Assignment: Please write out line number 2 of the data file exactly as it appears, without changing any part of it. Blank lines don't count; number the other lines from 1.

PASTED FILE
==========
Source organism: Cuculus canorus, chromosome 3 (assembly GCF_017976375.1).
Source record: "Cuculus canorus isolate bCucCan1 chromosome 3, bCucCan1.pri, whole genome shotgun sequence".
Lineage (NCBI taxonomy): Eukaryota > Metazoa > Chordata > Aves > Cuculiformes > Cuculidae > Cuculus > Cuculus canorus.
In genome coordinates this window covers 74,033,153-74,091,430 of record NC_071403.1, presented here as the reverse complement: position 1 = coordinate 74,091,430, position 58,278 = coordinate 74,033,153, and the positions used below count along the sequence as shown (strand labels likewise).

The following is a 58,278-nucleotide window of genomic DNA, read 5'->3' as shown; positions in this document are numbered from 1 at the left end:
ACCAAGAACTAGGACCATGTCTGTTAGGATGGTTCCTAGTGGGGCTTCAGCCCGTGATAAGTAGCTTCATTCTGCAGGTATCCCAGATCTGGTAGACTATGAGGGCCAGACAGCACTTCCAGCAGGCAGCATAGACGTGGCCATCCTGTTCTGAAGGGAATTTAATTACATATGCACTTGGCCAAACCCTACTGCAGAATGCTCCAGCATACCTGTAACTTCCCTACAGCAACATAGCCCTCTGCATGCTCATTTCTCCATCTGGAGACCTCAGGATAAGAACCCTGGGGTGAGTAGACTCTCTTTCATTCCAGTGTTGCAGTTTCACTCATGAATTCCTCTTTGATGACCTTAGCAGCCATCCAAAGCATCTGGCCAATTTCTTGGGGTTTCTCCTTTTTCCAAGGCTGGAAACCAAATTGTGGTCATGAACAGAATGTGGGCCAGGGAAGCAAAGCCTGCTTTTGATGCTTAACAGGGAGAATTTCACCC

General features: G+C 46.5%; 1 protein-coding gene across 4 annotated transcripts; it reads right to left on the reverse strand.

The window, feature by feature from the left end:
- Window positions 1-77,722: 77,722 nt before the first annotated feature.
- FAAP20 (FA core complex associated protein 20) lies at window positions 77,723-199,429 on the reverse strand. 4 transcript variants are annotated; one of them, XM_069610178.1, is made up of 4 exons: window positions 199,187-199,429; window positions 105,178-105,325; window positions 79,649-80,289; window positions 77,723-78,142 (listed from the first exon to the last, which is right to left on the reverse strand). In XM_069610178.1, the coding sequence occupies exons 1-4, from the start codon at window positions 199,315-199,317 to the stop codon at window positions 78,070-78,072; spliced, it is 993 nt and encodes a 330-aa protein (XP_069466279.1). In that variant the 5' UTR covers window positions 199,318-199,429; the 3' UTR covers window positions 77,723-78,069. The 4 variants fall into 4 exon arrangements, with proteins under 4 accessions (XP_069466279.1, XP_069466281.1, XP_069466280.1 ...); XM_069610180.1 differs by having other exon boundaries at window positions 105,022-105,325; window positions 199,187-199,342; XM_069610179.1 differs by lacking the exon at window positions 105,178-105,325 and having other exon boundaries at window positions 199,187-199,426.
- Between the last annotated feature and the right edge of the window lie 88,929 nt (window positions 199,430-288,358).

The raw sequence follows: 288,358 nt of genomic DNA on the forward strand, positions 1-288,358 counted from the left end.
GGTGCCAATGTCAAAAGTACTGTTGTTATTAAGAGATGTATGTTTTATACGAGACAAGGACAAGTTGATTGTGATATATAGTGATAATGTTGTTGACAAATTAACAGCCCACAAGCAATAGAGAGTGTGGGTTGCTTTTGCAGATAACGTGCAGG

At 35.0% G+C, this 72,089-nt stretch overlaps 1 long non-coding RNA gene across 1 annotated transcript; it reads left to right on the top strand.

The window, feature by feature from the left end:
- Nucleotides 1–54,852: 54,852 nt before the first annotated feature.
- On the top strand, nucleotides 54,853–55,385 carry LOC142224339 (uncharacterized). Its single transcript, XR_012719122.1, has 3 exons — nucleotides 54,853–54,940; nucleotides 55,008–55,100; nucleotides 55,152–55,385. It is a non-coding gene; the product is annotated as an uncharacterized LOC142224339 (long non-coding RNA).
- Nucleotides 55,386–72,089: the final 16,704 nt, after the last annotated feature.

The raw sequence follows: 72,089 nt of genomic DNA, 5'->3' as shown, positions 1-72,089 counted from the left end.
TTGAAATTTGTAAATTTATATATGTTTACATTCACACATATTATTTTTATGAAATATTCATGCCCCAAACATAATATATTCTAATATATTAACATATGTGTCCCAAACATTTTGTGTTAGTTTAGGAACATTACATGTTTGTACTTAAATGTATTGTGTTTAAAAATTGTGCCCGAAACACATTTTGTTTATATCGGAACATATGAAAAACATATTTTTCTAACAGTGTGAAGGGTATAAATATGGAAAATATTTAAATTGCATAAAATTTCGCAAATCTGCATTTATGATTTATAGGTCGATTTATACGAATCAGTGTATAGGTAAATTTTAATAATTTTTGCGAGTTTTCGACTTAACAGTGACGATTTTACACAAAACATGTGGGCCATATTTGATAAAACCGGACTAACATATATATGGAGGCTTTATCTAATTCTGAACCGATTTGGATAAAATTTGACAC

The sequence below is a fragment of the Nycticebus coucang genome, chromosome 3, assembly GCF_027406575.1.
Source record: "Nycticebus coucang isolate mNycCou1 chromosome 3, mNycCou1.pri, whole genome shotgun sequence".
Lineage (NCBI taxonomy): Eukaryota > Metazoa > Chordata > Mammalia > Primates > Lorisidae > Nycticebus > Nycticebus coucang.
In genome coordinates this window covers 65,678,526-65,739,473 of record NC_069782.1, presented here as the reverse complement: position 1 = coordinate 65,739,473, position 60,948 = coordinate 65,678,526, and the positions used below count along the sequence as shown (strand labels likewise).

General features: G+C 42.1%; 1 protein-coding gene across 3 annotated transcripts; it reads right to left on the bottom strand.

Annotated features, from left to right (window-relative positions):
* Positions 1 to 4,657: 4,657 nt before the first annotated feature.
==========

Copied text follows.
Source record: "Cuculus canorus isolate bCucCan1 chromosome 3, bCucCan1.pri, whole genome shotgun sequence".